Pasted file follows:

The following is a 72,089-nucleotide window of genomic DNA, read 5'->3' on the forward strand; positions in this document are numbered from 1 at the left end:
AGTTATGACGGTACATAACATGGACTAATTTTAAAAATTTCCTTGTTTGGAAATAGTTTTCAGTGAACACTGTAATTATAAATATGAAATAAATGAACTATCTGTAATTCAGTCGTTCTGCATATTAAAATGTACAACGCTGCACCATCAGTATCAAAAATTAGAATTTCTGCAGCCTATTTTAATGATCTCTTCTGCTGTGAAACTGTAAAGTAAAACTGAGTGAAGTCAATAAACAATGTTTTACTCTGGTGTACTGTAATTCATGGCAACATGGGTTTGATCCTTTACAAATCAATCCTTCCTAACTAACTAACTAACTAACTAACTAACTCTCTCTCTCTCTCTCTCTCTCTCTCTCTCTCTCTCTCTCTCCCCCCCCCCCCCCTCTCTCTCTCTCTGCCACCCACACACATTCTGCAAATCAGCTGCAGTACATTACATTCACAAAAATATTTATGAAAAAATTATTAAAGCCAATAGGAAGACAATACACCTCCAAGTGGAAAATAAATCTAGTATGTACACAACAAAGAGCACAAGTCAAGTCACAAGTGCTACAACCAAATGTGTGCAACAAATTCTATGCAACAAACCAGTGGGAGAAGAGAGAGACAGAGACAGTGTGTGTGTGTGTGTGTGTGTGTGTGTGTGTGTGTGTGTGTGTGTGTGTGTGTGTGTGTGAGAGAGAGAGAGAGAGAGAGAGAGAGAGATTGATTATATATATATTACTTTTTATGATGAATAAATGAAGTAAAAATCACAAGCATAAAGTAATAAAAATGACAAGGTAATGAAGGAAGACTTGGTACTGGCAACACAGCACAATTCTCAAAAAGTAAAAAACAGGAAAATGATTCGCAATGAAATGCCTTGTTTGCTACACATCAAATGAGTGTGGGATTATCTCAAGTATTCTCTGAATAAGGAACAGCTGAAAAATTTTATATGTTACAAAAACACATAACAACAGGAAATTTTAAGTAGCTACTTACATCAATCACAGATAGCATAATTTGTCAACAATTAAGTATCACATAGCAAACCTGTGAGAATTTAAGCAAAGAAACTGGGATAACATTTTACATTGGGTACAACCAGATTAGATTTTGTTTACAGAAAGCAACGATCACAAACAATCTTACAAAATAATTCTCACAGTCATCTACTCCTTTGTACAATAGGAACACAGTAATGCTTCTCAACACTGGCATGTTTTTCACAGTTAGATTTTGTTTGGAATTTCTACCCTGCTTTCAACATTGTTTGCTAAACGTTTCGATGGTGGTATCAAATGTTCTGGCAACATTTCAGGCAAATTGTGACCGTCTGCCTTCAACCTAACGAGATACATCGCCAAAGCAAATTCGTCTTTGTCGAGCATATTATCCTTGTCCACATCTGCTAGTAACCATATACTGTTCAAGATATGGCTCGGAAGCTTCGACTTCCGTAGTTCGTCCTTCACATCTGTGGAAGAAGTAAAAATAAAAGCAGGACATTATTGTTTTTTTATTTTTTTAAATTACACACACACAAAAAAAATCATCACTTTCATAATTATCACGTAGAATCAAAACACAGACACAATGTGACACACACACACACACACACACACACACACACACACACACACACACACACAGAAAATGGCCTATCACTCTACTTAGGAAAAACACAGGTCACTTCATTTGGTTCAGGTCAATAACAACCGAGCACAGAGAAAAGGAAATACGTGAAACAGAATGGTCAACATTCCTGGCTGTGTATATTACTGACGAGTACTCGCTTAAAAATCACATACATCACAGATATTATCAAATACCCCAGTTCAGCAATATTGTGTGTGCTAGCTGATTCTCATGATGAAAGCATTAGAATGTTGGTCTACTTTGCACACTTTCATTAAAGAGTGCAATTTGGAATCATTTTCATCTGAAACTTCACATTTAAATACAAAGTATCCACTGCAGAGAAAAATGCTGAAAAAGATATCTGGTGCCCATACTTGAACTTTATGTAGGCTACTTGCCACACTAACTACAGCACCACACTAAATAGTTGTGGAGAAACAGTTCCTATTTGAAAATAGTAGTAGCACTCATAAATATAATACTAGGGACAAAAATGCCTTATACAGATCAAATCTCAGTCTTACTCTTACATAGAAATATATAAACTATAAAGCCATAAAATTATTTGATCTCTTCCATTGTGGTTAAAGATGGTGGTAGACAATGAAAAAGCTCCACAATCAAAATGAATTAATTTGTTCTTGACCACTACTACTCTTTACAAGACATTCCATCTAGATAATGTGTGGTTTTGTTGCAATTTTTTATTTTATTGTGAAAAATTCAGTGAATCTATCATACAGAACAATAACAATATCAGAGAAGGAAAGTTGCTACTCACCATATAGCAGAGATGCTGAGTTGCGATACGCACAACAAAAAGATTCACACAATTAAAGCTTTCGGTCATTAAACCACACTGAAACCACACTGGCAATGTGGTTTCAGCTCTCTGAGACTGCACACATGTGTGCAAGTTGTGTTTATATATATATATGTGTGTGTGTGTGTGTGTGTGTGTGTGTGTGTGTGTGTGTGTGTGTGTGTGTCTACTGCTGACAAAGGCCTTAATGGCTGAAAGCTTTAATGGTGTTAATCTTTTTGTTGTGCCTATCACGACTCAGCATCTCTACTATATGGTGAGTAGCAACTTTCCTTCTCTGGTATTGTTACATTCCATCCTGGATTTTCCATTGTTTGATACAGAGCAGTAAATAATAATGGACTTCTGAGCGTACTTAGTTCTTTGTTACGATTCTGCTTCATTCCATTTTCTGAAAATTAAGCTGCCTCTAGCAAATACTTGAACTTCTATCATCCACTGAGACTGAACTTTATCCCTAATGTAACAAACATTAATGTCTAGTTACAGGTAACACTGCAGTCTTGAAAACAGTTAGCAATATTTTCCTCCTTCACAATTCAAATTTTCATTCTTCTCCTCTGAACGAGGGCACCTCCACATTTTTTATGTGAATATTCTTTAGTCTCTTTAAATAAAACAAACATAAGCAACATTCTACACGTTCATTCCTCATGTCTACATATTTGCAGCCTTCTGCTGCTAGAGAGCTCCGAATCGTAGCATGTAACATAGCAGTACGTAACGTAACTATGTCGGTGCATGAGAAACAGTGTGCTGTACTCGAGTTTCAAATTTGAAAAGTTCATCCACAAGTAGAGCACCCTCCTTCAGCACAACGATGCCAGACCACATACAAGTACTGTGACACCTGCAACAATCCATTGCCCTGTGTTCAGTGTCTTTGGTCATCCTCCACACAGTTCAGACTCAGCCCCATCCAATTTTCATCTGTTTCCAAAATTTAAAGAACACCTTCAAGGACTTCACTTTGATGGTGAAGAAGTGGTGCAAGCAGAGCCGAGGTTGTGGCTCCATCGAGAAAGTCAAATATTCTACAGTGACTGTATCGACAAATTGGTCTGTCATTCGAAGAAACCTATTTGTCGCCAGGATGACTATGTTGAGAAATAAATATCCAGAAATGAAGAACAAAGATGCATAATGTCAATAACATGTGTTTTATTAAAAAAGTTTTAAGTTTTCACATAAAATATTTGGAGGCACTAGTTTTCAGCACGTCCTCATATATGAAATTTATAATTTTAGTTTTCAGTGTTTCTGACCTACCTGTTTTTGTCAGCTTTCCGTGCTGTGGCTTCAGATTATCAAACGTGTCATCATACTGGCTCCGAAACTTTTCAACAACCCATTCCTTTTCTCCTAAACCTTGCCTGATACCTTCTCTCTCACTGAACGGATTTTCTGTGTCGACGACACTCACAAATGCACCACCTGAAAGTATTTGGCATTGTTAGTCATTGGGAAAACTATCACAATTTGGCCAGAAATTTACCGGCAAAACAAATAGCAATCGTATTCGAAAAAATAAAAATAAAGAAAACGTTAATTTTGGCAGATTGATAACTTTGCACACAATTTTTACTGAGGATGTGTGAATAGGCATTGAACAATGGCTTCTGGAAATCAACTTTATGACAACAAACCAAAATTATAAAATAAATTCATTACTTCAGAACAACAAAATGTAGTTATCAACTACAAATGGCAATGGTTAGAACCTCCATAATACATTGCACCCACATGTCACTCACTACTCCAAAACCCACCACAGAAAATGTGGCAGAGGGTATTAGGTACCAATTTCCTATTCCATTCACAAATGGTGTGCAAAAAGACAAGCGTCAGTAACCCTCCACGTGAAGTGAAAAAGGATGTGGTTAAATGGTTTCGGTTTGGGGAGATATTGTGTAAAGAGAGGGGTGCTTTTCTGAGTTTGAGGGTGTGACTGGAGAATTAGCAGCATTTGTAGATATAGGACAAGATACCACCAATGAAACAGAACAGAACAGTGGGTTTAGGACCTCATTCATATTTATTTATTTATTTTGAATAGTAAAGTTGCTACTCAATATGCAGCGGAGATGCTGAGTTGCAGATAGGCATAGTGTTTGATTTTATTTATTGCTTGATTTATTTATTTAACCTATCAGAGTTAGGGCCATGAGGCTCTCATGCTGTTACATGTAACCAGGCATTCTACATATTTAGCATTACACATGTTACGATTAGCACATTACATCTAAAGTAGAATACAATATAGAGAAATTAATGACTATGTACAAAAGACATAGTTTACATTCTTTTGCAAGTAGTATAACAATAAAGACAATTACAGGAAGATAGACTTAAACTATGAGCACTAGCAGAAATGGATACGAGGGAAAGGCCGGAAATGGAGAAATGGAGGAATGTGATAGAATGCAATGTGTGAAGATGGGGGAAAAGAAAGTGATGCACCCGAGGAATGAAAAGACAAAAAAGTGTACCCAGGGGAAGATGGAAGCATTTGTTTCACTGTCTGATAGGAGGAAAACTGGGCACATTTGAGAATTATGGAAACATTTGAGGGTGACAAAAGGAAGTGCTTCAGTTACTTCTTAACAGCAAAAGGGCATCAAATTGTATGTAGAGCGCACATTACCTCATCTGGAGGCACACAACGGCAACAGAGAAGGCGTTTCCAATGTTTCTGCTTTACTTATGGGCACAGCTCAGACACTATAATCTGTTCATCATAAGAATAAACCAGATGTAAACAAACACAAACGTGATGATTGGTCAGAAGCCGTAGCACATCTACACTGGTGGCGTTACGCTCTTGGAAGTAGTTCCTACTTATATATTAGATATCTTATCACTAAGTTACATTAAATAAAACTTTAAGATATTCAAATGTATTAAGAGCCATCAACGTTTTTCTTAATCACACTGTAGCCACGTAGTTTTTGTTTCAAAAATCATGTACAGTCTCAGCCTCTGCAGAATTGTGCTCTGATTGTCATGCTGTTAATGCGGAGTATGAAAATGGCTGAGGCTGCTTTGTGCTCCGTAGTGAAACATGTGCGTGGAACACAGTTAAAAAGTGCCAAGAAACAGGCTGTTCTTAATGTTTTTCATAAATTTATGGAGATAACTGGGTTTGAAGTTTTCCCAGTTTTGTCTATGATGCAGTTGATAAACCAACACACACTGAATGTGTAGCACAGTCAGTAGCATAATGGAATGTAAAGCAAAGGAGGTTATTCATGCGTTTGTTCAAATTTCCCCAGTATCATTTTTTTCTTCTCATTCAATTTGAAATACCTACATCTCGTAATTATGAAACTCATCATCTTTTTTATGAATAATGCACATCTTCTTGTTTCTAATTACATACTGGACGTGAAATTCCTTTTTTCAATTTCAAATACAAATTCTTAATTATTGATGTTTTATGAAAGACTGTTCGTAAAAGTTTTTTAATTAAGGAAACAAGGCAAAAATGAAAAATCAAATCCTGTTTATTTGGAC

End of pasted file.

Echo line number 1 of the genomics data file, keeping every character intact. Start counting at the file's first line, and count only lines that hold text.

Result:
The following is a 72,089-nucleotide window of genomic DNA, read 5'->3' on the forward strand; positions in this document are numbered from 1 at the left end: